Imokola, the lecturer, worries that the proliferation of these shows diminishes critical journalism in the country. His colleague Kahyana agrees. “People disinvest from their country, which is dangerous,” Kahyana says. He worries that many Ugandans have become mere onlookers. “The disinvestment breeds indifference and cynicism, or is a result of indifference and cynicism.”
But producer Owor says media houses only invest in the kind of content audiences are interested in. “Audiences are interested in less serious content, which is gossip sensationalism,” he says.
The shows are “a break away from the stress in class and reading for exams and challenges of real life,” says Fiona Kiconco, a third-year student at Makerere University, who watches “Live Wire,” a gossip show by Nation Media Group. She sees it as a relief from more serious political shows that highlight corruption in the country, social injustices and human rights violations, all of which she finds depressing.
For Jacob Oloka, a salesman, the shows are a way to escape his own problems. “I can afford a laugh every evening when I watch these shows,” he says. “I temporarily forget my own challenges.”
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Increased social media use in the country is a contributing factor for the popularity of gossip shows, Owor says. It has forced the media to work a little harder to keep audiences entertained. “By the time you investigate the real facts [and] conduct research to produce hard news, they have already seen more funny things on social media,” he says.
Uganda was among the top seven African countries with the highest internet penetration in the third quarter of 2020, according to the Uganda Communications Commission.
While gossip shows are not illegal, media houses must comply with a “Code of Practice for Broadcasting” by the Uganda Communications Commission. It requires media houses to “exercise exceptional care and consideration in matters involving the private lives and private concerns of individuals,” although an intrusion could be justified by public interest. Media houses are also required to avoid broadcasting content that is offensive to the public or airing programs that portray violence or sexually explicit conduct when children might be watching, to mention but a few.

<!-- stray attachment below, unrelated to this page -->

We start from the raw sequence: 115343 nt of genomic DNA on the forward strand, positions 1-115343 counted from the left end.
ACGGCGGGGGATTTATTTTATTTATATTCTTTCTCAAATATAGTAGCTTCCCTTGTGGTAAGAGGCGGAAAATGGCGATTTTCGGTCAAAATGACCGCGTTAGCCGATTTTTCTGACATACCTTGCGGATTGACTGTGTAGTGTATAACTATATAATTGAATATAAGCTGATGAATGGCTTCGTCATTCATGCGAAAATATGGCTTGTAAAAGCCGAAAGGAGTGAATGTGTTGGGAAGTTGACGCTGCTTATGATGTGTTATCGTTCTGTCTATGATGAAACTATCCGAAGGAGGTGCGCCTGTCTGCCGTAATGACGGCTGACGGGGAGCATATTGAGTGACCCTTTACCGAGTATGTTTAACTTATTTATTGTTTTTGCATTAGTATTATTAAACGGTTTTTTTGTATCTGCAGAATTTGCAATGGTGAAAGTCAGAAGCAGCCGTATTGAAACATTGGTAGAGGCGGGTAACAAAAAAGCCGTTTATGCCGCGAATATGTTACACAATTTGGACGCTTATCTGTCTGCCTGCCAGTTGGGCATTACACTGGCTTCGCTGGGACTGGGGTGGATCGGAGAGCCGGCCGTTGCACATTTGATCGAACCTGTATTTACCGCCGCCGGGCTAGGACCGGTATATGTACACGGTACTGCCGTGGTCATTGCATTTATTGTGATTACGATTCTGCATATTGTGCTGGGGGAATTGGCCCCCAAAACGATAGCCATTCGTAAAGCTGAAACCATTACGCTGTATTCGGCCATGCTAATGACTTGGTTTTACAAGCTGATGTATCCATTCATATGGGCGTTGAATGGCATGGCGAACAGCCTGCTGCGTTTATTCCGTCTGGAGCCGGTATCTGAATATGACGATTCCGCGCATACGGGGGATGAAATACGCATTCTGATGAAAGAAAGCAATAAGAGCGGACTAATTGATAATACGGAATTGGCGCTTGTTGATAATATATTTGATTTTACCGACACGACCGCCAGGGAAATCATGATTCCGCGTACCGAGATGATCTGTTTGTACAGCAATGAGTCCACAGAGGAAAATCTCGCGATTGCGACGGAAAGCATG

In fact, in October 2021, the commission began clamping down on some of these shows. It summoned 12 TV stations following complaints from the public, says Rebecca Mukite, the commission’s public and international relations manager.
“The commission directed the media houses to ensure that such content is broadcast after 10 p.m. However, this doesn’t negate the fact that such content is supposed to comply with all other laws and regulations,” Mukite says.
Alex Bongole, producer of “Live Wire” on Nation Media Group’s SparkTV, and a subject of complaints, sees the matter differently. He says producers and presenters of such shows aren’t taken seriously as journalists. “We are undervalued. Our bosses don’t understand us. Entertainment news is news as any other,” he says.
But Martin Ssempa, a pastor at Community Church in Makerere University, who was once invited as a guest to one of the shows, sees no value in them. He says he was invited to speak but was instead humiliated. “They told me I am a comedian, that I am failure being a pastor at a university that still has a lot of HIV and sex scandals,” he says.
Ssempa says he reported the show to the country’s communications authority, citing indecency and violation of broadcasting standards.
Olivia Nakigudde, a housewife, longs for the time when Ugandan TV shows were informative. “There were only educative programs on agriculture, business, politics,” she says. Some of those programs are still on air. But younger people are hooked on gossip shows, she adds.
“I pity the next generation. If we don’t do something about it as a country, we will have to pay the price,” Nakigudde says.
But Kahyana says sometimes gossip is useful. “Strangely, gossip shows may have more interesting insights on what is going on than what you get in the news.”
Apophia Agiresaasi is a Global Press Journal reporter based in Kampala, Uganda.